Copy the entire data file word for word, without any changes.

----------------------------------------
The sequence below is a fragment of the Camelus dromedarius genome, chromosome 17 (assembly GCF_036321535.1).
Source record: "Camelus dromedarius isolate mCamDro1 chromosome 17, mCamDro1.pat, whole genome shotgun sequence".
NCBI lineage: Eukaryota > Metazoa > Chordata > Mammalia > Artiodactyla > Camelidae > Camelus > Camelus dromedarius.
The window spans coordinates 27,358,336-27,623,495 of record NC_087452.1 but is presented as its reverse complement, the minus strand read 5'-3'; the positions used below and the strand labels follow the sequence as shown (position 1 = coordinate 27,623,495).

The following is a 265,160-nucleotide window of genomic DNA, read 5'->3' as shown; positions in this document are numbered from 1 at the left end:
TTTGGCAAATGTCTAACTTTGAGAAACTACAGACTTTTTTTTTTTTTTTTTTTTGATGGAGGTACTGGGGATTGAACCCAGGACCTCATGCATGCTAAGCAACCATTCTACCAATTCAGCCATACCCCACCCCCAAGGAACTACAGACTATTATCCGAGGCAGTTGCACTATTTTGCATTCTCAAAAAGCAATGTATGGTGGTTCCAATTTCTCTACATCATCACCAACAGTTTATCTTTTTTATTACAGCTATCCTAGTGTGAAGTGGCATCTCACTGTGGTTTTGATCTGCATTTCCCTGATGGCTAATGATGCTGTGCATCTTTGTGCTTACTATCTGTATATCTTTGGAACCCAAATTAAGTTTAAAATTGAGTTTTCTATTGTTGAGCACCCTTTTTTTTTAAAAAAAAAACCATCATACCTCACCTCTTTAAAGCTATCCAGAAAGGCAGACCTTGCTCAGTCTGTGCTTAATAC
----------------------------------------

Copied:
The sequence below is a fragment of the Camelus dromedarius genome, chromosome 17 (assembly GCF_036321535.1).
Source record: "Camelus dromedarius isolate mCamDro1 chromosome 17, mCamDro1.pat, whole genome shotgun sequence".
NCBI lineage: Eukaryota > Metazoa > Chordata > Mammalia > Artiodactyla > Camelidae > Camelus > Camelus dromedarius.
The window spans coordinates 27,358,336-27,623,495 of record NC_087452.1 but is presented as its reverse complement, the minus strand read 5'-3'; the positions used below and the strand labels follow the sequence as shown (position 1 = coordinate 27,623,495).

The following is a 265,160-nucleotide window of genomic DNA, read 5'->3' as shown; positions in this document are numbered from 1 at the left end:
TTTGGCAAATGTCTAACTTTGAGAAACTACAGACTTTTTTTTTTTTTTTTTTTTGATGGAGGTACTGGGGATTGAACCCAGGACCTCATGCATGCTAAGCAACCATTCTACCAATTCAGCCATACCCCACCCCCAAGGAACTACAGACTATTATCCGAGGCAGTTGCACTATTTTGCATTCTCAAAAAGCAATGTATGGTGGTTCCAATTTCTCTACATCATCACCAACAGTTTATCTTTTTTATTACAGCTATCCTAGTGTGAAGTGGCATCTCACTGTGGTTTTGATCTGCATTTCCCTGATGGCTAATGATGCTGTGCATCTTTGTGCTTACTATCTGTATATCTTTGGAACCCAAATTAAGTTTAAAATTGAGTTTTCTATTGTTGAGCACCCTTTTTTTTTAAAAAAAAAACCATCATACCTCACCTCTTTAAAGCTATCCAGAAAGGCAGACCTTGCTCAGTCTGTGCTTAATAC